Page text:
How to Protect Yourself from Art Scams + Shipping Cost Advice

How to Protect Yourself from Art Scams + Shipping Cost Advice


Artists often reach out to ask me career-related questions. Here are three that I addressed recently: 

How to Avoid Art Scams

A gallery has asked to represent my work in a physical exhibition of two artworks for one month and also an online exhibition of ten works for twelve months on their website as well as on Artsy and Artsper. I'm excited because I have never been in contact with galleries, but that's why I also don't know anything about the process and what's a 'good deal' and what's not. For what they are offering, they request a payment of $1,300 and also a 30% commission on sales during their exhibition. Is this a 'normal' price that they are asking for? I'm new to this and don't want to get scammed. 

For reference, when I invite an artist to show with me I also ask for a 30% commission on online sales, but there is zero additional payment required or fees. That, to me, is the biggest red flag. Most, if not all, professional galleries would not ask an artist to cover any other expenses in this manner. And if they did for any reason, then it doesn't make sense for the gallery to then still be deserving of a 30% commission on top of that. 

Putting that aside for a moment, it also doesn't seem like they are offering to promote that many of your works considering the fee. Also, you need to calculate how many pieces you'd have to sell just to break even - while also keeping in mind that there's no guarantee this gallery would sell anything for you (in which case they would still have been paid and you'd have lost money). So unfortunately, this just sounds like what is called a vanity gallery. 

How can I protect myself from fake clients posting as potential collectors online? What can I do to ensure a check payment is not a scam? 

I'm sure you've all gotten the 'birthday/anniversary present' client email or DM where the person pretends they are looking for a gift for a significant other and asks to buy a work of art from you. There are typically a number of simple giveaways that demonstrate they are not a legitimate inquiry like spelling and grammar mistakes and not being specific about why they like your works or which pieces they're interested in. They primarily focus on the price point and ask to pay by check. 

If you don't see any of these signs and think the client may be an actual customer, here are a few things you can say to ensure the process goes smoothly. Thanks to artist Seth Remsnyder who shared this advice!

Send them a checklist to complete that asks for:

-Email address
-Clear picture of a current, valid state or government-issued photo ID
-Current address
-Current phone number
-Name of the bank that hosts the account from which the funds will be withdrawn and transferred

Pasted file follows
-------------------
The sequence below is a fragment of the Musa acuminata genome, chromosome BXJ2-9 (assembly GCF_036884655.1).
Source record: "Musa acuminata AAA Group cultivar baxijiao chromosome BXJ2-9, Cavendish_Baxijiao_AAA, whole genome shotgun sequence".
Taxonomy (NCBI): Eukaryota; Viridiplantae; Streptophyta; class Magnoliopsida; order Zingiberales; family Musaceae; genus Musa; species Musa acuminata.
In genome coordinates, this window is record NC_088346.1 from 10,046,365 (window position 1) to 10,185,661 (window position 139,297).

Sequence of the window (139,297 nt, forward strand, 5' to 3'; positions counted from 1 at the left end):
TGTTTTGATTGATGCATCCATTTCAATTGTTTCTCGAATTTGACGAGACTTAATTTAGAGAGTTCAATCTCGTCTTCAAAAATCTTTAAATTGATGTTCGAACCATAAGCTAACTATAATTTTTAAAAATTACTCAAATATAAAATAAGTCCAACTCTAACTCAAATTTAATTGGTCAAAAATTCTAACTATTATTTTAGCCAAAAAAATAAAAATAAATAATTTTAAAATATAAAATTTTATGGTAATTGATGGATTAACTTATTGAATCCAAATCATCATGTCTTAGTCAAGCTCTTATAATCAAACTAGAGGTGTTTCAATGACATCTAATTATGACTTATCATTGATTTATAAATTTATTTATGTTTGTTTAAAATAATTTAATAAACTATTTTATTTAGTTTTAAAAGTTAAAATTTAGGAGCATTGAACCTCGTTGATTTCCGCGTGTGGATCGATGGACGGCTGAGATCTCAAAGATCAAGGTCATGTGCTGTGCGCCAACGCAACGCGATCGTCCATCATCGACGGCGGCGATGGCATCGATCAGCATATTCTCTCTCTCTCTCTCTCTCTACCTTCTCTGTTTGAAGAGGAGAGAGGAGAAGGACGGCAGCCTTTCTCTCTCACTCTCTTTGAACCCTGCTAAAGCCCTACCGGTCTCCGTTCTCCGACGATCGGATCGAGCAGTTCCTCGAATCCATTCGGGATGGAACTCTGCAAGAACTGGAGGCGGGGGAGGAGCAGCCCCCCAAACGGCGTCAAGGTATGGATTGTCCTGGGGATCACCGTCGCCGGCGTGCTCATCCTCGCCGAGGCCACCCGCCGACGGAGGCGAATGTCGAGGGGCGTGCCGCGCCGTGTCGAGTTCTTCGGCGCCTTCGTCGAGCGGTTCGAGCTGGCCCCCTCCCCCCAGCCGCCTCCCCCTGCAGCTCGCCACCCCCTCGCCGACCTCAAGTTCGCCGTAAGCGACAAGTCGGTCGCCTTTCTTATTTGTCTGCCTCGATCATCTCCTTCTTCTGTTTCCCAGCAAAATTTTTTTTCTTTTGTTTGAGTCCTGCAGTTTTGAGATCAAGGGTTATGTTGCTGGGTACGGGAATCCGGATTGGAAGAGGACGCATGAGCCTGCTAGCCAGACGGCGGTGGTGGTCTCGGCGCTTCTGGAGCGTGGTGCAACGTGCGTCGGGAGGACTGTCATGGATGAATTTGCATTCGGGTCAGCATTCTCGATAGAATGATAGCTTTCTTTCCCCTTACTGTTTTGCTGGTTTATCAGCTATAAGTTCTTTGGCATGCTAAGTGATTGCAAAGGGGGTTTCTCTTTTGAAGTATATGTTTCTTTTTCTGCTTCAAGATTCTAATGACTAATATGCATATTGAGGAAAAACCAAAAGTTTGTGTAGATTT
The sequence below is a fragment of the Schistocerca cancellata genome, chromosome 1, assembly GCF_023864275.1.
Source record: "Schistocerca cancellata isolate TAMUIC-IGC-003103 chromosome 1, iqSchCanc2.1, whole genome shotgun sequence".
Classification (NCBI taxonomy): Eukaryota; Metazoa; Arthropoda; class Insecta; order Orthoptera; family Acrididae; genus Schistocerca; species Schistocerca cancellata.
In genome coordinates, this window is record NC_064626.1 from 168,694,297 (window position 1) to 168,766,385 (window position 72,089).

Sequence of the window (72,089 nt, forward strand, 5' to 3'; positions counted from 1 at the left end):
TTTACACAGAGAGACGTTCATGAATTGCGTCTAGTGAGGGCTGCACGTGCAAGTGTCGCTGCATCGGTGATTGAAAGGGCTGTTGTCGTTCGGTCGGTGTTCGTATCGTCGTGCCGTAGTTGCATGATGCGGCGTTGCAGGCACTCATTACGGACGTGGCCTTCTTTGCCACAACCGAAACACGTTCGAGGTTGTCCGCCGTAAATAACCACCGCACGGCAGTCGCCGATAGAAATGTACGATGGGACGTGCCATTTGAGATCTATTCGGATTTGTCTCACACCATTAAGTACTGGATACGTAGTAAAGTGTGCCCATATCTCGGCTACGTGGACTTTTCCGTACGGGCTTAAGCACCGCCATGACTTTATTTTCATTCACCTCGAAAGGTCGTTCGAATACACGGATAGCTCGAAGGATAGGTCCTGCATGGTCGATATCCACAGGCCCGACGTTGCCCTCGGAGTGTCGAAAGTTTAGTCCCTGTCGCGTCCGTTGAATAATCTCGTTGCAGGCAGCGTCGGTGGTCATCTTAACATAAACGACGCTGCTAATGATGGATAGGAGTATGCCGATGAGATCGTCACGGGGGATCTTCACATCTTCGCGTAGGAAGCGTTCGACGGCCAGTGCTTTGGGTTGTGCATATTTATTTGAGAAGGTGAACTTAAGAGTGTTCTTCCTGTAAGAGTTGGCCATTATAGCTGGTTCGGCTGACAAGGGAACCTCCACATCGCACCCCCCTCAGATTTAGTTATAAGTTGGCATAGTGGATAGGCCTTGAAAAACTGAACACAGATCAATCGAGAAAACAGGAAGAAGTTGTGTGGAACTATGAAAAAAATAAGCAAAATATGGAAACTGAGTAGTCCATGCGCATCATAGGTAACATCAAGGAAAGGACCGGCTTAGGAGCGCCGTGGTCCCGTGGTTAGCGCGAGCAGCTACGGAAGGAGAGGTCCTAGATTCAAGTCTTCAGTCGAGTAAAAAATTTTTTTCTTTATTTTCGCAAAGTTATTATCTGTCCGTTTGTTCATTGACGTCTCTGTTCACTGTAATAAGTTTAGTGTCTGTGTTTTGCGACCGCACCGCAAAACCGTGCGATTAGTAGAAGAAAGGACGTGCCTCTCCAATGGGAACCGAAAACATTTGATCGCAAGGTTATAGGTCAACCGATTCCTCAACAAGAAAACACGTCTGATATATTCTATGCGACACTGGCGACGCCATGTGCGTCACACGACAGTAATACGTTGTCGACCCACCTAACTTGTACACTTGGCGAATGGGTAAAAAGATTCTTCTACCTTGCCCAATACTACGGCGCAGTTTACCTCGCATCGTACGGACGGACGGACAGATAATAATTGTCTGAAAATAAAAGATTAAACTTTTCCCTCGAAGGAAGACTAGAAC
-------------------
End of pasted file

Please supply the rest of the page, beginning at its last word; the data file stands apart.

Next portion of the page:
-E-check or proof that the check has been mailed
-The check should specify what the payment is for
-Make the check payable to [Your Name]

Then you can say something along the lines of: Once my bank has validated that the funds are deposited, I will ship the artwork to your address. You can also talk about any other contractual details if it is a commission. If the person is truly interested, they will either abide by these guidelines or work with you to find a simpler method of payment (PayPal, Zelle, credit card, etc). A scammer most likely won't bother and then you can block and report the user's account or address as phishing. 

Pricing Your Art to Cover Shipping Costs

I am negotiating to have my first solo show at a high-end hotel. Some of the works I'll be displaying are canvases, but most are framed with glass and the largest is four feet long. I am to handle the shipping for any buyers. How do I price the pieces so that when the buyer goes to pay and says that they will need the artwork shipped, the cost is included? 

If you don't have an e-commerce platform where your shipping costs are automatically calculated and tacked on at the end of a purchase, it's smart to consider including it in the price (you can of course still do this with your website purchases too). My suggestion would be to get average shipping rates to where your clients are most likely to be based and add that amount to your current prices. This is the easiest option that should suit the majority of clients, but you may run the risk of some of the shipping costs being higher or lower than your average.

If you wanted to be completely covered and not have to cut into your profit at all, then you could add what the highest shipping cost would be to each piece. That said, some shipping rates could go into the hundreds for a larger piece and it would be strange to add that much to the price of a smaller work. I think the best option is to use the average shipping cost by size. For example, add $25 to any works under 12", add $35 to 13-24 inches, add $50 to 25-36 inches, add $70 to 37-48 inches, and so on. These numbers are just meant to serve as examples, you'll need to do research with your preferred carrier(s) to find the right ranges and prices in your area and for your work. 

Thanks for reading! There are more art career resources, including information about The Complete Smartist Guide book, on this website and on my personal page

Pictured artwork by Jodi Miller, Piya Samant, and Chloe McEldowney.